A Virtual Invocation
By Ben Sharif
As a young American Jew concerned with the ongoing crisis in Israel/Palestine, I’ve often wondered what the role of the Jewish diaspora should be in this struggle. I had been exposed as a teenager to the horrors of the Israeli occupation; the dehumanizing barbed wire-lined fences and screeching barred turnstiles of Qalandia checkpoint are etched in my memory. Ten plus years removed from that experience, the situation had only seemed to worsen after multiple futile Israeli elections and the Trump administration further enabling sinister policies of annexation and devastation. Partners for Progressive Israel’s 2020 virtual symposium seemed to offer a unique and affordable opportunity to listen to, engage with, and learn from a diverse range of Israelis and Palestinians to better determine how hopeless the situation really was.
Gazans educated us about their economic, infrastructure and employment limitations, as well as their rising suicide rate. Palestinian citizens of Israel and Ethiopian Jews expressed the marginalization they face on a daily basis, reinforced by the notorious ‘Nation State Law.’ I’ll never forget Issa Amro from Hebron explaining the difference between the dehumanizing military law he was subject to and the more lenient civil law governing Israeli settlers, all while experiencing recurring electricity outages during our Zoom session. And yet, in a session with Knesset members from various parties, Uzi Dayan of Likud told us “You worry too much about the Palestinians.”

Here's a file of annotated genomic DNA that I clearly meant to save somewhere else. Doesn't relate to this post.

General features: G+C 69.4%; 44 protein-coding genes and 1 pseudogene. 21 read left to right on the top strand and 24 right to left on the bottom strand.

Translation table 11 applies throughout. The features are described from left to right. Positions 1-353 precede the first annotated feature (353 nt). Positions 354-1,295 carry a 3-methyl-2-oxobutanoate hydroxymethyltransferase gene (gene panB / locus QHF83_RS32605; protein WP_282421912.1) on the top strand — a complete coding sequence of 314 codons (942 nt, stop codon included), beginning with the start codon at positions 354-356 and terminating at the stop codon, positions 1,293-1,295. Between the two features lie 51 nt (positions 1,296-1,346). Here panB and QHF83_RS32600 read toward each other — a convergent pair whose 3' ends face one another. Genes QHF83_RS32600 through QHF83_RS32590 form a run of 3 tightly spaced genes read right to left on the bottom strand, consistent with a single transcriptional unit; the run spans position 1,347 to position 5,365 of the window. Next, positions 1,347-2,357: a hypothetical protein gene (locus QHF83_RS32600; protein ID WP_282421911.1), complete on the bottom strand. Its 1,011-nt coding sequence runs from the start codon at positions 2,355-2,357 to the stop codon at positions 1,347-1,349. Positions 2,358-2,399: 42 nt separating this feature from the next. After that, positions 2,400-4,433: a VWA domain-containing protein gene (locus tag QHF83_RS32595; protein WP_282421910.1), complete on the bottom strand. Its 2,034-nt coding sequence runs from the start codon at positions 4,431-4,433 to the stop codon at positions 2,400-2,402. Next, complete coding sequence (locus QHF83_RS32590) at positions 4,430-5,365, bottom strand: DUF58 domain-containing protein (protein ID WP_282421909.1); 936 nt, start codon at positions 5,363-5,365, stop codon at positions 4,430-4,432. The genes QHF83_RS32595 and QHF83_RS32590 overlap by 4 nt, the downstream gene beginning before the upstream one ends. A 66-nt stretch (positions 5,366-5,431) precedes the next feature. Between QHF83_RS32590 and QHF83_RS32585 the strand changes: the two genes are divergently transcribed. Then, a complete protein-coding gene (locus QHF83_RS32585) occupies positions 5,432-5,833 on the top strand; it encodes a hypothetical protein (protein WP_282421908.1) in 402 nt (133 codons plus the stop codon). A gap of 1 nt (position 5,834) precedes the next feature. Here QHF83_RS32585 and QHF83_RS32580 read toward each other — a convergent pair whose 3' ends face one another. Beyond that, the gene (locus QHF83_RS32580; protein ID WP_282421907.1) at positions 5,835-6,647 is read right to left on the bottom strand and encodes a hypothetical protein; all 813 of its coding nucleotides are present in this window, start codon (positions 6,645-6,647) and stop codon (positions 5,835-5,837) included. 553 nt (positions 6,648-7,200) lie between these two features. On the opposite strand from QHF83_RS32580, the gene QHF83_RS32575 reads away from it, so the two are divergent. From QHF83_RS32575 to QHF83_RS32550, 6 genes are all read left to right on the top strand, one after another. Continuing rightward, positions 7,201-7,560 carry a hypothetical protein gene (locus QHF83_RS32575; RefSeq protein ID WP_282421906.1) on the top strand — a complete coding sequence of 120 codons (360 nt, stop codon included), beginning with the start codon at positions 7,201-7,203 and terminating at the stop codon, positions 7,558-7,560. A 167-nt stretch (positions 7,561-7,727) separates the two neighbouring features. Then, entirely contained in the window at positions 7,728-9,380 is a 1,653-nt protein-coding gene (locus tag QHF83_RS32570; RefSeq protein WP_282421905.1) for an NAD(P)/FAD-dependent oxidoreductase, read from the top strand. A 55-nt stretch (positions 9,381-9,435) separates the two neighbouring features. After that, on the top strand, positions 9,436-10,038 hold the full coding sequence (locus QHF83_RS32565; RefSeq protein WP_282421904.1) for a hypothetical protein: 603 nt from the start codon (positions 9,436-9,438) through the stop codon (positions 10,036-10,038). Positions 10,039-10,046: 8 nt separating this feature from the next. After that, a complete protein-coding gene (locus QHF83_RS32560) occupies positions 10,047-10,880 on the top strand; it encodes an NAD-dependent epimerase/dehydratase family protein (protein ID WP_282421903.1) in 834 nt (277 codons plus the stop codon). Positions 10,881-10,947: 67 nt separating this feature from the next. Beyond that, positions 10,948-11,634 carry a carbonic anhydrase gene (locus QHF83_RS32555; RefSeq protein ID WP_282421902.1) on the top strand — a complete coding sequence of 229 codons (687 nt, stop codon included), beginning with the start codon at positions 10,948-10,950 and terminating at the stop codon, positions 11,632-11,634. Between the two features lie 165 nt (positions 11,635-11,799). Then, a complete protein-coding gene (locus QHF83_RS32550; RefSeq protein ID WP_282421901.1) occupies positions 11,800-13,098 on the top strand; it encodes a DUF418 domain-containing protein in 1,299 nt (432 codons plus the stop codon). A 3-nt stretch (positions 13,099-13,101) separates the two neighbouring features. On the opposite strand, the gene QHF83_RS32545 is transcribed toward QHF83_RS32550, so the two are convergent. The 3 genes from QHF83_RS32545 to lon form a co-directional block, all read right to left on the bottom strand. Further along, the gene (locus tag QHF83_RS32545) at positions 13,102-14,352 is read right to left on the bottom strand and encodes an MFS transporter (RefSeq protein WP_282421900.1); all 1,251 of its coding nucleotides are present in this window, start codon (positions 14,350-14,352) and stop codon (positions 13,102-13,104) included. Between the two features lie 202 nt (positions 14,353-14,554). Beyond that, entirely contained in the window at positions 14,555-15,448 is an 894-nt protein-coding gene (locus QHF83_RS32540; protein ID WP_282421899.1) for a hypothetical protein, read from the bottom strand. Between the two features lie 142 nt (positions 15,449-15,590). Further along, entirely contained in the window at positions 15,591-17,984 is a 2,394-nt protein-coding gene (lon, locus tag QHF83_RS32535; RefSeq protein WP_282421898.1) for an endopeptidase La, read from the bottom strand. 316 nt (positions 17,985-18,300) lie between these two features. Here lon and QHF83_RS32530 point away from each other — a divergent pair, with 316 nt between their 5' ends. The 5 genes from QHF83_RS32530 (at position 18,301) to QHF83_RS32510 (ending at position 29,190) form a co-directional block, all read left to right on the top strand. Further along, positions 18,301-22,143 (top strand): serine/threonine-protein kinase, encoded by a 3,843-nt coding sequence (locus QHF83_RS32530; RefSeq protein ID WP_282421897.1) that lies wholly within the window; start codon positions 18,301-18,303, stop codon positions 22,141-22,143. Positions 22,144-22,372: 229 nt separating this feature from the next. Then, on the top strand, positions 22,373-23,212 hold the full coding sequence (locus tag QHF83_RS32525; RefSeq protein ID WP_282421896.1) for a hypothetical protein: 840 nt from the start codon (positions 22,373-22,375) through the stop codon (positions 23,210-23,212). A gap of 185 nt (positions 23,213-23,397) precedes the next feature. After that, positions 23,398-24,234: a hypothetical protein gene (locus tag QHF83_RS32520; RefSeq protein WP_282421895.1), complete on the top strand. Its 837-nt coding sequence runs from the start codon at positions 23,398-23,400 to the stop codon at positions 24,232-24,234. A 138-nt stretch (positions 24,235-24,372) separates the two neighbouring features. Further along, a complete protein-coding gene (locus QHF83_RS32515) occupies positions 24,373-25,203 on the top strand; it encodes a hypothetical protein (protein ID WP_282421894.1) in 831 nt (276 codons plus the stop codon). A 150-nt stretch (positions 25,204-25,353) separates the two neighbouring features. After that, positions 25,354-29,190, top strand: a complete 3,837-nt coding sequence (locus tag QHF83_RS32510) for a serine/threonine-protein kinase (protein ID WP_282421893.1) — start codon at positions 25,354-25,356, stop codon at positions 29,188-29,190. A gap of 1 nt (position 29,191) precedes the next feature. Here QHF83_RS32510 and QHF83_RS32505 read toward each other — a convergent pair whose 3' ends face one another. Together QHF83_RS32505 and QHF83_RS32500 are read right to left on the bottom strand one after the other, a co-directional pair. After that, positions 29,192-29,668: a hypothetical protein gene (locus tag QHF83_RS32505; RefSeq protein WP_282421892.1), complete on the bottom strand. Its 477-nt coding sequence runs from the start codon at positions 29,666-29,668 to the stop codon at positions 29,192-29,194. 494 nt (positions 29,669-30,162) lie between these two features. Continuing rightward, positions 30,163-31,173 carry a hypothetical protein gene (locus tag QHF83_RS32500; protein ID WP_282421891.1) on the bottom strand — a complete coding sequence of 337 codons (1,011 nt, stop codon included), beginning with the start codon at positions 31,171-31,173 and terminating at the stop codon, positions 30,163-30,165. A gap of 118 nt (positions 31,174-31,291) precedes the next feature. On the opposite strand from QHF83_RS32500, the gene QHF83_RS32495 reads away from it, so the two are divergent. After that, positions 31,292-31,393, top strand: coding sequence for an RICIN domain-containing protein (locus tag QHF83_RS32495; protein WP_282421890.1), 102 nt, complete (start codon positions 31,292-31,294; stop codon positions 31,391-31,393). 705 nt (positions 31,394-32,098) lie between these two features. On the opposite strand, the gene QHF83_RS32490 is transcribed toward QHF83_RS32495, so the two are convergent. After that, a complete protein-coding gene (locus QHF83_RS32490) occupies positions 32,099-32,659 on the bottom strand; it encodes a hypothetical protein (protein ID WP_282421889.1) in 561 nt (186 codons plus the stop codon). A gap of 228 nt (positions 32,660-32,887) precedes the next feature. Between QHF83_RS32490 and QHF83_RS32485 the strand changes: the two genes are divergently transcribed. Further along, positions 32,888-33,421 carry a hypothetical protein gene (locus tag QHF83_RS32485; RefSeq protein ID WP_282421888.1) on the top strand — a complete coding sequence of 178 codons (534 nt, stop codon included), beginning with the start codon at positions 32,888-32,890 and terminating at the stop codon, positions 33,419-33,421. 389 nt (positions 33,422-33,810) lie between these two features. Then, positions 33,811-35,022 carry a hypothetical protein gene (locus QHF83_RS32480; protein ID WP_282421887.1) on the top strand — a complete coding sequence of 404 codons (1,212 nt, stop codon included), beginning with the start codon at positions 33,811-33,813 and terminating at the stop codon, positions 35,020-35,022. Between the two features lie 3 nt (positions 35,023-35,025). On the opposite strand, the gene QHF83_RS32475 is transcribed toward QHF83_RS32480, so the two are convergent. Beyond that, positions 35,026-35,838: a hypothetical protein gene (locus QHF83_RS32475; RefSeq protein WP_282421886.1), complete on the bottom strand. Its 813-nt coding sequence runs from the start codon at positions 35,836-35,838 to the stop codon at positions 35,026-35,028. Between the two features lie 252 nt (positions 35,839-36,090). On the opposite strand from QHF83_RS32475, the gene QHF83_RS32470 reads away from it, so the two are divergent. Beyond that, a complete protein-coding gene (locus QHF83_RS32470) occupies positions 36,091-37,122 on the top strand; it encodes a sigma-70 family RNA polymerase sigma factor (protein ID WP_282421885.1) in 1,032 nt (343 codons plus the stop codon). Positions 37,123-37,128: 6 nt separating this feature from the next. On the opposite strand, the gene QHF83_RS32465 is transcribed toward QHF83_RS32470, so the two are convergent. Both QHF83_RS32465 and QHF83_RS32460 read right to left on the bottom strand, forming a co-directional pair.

The situation is clearly dire, and I’m grateful to have been exposed to realities not offered by most American media outlets. Progressive activists representing organizations doing essential work on the ground such as Breaking the Silence, Givat Haviva, and Gisha relayed the urgent need for foreign pressure to hold the Israeli government accountable. Our mission, representing the American Jewish diaspora, became abundantly clear: we must thoughtfully question many of the narratives we’ve taken for granted about the historical and seemingly cyclical tension between these two peoples, as well as our role as bystanders in the perpetuation of injustice. We must activate our communities by sharing what we have learned. Americans in particular must vehemently urge our legislators to prioritize policies furthering Palestinian civil rights and genuine sovereignty. It seems inherently un-Jewish not to.
Ben Sharif is a Brooklyn-based documentary filmmaker specializing in video editing and human storytelling. A graduate of the Film & Television Production program at NYU Tisch School of the Arts, he has spent the past 8 years editing documentaries, short films, commercials, fashion ads and music videos
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